You can quantify flavour into two categories: taste and aroma. These are generated from chemical reactions that happen during the production process that affects the composition of the leaf and it has a lot to do with the Maillard reaction.

Whoa! I know you did not sign up for a chemistry lesson but here we are. I didn’t even know we’d end up here but let’s go with it. It makes for a pretty interesting read. The more you know, right?

Named after French chemist Louis-Camille Maillard, who first described it in 1912 while attempting to reproduce biological protein synthesis, the Maillard reaction is a chemical reaction between amino acids and reducing sugars that gives browned food its distinctive flavor.

This is different in tea however, as the reaction affects the creation of Tannin constituents such as Thearubigins and Theaflavins. In his book Tea: A User’s Guide Tony Gebely defines these two.

Theaflavins, add briskness, brightness, and a yellow colour. Thearubigins, on the other hand, add depth, body, and a reddish colour. This is what causes the different colors between the six tea varieties. Let’s go through them one by one:


Green tea is perhaps the one variety of tea most associated with Asian countries apart from China like Japan and South Korea. This type of tea is very lightly oxidised which gives it a lighter profile at the cost of quickly losing its flavour much quicker as compared to black and oolong tea.

Teas classified as green teas are matcha, sencha, longjing, and bilochun. Matcha can be traced to early uses of tea when it is ground up and the resulting powder was packed into cakes which were then reground and added to hot water. Back then it was called Moa Cha.


Yellow tea is a very delicate type of tea that has the fragrance of green tea but with an added suppleness. It has a warmer and milder taste as compared to its green tea counterpart. This type of tea is slightly obscure but highly valuable and prized amongst all the tea produced in China.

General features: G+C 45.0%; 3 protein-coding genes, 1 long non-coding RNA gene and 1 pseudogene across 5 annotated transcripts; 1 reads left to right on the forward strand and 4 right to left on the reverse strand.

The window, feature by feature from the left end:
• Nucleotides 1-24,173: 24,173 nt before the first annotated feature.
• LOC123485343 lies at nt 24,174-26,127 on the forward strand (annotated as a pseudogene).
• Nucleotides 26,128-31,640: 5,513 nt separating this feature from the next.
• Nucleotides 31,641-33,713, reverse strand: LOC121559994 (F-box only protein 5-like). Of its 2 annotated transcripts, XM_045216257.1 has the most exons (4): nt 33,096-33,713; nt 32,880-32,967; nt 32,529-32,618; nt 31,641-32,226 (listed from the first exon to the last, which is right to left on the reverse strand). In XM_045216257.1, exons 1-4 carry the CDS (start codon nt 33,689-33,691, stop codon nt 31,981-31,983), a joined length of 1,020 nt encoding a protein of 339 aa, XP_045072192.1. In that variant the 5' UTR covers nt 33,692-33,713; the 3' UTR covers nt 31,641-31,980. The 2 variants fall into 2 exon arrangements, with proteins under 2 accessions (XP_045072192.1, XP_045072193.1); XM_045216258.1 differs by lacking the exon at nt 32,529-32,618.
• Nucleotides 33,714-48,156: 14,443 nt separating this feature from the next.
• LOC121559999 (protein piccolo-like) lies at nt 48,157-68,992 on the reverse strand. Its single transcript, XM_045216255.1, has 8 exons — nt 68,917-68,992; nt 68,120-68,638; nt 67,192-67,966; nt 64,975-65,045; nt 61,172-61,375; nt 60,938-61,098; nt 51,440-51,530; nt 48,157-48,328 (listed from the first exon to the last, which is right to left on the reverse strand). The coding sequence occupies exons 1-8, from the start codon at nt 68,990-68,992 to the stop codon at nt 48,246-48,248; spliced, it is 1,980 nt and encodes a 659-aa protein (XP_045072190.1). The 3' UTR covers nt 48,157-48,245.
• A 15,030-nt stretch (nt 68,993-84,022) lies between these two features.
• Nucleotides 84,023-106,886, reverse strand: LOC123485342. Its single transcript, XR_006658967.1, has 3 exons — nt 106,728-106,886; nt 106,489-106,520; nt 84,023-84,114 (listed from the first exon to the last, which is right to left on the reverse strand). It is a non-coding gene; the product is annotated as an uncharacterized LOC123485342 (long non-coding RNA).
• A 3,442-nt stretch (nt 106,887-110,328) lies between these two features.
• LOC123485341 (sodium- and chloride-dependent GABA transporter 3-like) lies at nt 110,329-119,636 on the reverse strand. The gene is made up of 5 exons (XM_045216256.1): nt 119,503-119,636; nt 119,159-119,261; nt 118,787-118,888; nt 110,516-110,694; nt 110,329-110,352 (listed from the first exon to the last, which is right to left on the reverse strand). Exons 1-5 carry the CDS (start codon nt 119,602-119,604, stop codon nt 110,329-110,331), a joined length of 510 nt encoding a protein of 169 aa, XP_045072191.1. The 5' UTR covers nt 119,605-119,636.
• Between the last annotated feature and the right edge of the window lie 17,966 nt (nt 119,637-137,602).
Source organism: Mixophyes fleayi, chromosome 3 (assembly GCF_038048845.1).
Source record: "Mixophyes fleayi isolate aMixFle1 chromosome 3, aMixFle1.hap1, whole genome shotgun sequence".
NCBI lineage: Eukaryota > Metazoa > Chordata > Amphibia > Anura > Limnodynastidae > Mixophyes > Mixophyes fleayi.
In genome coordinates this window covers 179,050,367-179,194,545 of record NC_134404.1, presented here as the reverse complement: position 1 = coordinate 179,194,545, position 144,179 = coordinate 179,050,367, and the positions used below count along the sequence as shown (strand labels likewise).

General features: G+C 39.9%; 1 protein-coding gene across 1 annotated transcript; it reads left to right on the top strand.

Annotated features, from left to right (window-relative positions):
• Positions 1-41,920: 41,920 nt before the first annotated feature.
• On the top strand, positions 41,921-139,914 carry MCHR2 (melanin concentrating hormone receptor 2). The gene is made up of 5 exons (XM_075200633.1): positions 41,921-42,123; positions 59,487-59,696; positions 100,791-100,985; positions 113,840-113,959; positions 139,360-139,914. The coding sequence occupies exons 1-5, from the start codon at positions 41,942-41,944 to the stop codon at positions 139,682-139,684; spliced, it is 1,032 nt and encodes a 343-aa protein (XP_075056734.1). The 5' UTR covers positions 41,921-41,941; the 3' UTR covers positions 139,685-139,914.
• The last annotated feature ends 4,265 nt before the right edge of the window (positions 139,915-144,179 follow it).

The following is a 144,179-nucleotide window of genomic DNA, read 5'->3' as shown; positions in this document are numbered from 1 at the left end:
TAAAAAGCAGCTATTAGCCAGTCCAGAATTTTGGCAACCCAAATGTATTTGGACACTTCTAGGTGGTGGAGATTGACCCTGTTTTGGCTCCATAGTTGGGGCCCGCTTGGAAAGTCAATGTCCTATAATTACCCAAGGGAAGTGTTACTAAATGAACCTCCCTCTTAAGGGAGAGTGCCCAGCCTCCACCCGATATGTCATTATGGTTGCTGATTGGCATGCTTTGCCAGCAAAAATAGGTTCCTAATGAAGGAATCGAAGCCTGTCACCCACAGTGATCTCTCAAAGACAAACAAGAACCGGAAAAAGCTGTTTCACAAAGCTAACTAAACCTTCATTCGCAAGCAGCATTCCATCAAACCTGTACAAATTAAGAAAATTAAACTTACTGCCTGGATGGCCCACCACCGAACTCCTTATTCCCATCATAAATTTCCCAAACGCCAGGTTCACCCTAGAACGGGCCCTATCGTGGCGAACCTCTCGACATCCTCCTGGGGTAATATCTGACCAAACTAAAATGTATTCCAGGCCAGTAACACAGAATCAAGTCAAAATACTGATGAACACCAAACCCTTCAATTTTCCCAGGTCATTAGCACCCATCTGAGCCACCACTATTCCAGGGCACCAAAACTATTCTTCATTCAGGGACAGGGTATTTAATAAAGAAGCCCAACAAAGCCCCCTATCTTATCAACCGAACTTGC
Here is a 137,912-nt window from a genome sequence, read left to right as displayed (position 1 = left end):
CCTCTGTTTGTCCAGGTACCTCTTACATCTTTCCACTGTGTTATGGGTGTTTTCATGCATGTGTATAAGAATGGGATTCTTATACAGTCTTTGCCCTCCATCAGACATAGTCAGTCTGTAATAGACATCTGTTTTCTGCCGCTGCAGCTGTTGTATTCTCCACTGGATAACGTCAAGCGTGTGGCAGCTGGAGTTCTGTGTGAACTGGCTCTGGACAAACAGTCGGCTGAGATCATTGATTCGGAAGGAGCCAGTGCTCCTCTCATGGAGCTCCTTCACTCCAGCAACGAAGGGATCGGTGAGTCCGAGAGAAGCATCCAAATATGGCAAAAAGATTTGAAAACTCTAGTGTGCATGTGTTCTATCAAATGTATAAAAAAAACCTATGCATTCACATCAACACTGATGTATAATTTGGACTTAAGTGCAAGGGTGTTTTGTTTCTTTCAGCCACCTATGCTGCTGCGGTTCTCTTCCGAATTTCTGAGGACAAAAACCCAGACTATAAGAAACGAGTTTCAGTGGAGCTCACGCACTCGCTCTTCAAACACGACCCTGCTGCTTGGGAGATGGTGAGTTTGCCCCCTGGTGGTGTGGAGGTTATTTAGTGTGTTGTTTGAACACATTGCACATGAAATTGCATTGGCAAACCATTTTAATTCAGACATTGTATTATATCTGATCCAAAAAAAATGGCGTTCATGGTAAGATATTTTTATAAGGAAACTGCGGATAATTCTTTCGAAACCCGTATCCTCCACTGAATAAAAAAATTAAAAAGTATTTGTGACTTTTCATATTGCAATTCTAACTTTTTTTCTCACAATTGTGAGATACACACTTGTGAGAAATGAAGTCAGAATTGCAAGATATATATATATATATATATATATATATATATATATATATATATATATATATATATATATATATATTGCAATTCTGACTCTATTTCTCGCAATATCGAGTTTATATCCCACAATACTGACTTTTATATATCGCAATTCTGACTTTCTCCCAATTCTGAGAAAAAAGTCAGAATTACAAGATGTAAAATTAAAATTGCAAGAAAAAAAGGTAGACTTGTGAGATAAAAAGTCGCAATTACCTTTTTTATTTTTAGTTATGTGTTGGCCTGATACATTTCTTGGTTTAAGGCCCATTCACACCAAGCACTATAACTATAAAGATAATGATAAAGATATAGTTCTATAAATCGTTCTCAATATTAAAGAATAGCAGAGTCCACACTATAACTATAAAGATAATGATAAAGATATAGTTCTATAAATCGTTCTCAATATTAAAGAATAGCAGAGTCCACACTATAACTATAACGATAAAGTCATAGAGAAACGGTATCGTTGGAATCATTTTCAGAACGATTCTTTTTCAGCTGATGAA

The oxidation levels of this kind of tea have to be precise. It also goes through a second firing process.


Producing this type of tea is a very ancient process. Often described as un-oxidized, the leaves are sunned or dried then lightly processed preserving the leaves' medicinal and nutritional value. An example of this is Baihao Yinzhen Tea or White-hair Silver Needle so-called because the leaves remain upright when steeped in water. White tea has a tendency to be fruity and floral.


Black tea, or what some would call red tea, is one with the highest oxidation levels. It often goes through rigorous processing to speed up the oxidation further. Black tea yields a hearty, reddish brew that only gets more bitter the higher the temperature you steep it in. Mostly consumed in the west, it’s famous via English Breakfast, Darjeeling, and Earl Grey.

Lapsang souchong is the oldest variety of black tea, today black tea makes up 80% of the tea produced in the world.


In terms of smells, it is said that Oolong or wulong tea is the most fragrant of all. Since it has the widest levels of oxidation levels (between 8 and 85 percent), it covers a wide variety of tea flavours.

This variety can be best described as a cross between green and white tea.


Ancient production methods for creating fermented tea have existed for thousands of years in parts of China. They use big tea leaves using a special knife so the tea is also called “knife tea”. These are then fired and allowed to age mostly in heaps.

Liucha is one of the traditional fermented teas in China. It has been recognized as an intangible cultural heritage.

Now that we’ve defined what tea and tisanes are and the main varieties of teas, I hope you’ll be more discerning the next time you pass by the tea aisle. Knowing what teas and tisanes are and what type of tea you want should help you pick the right variety for you.

This concludes the first part of your journey in becoming a tea alchemist. Next time, let’s explore the many names of tea and the wonderful history behind each one here at CentrAsia Tours.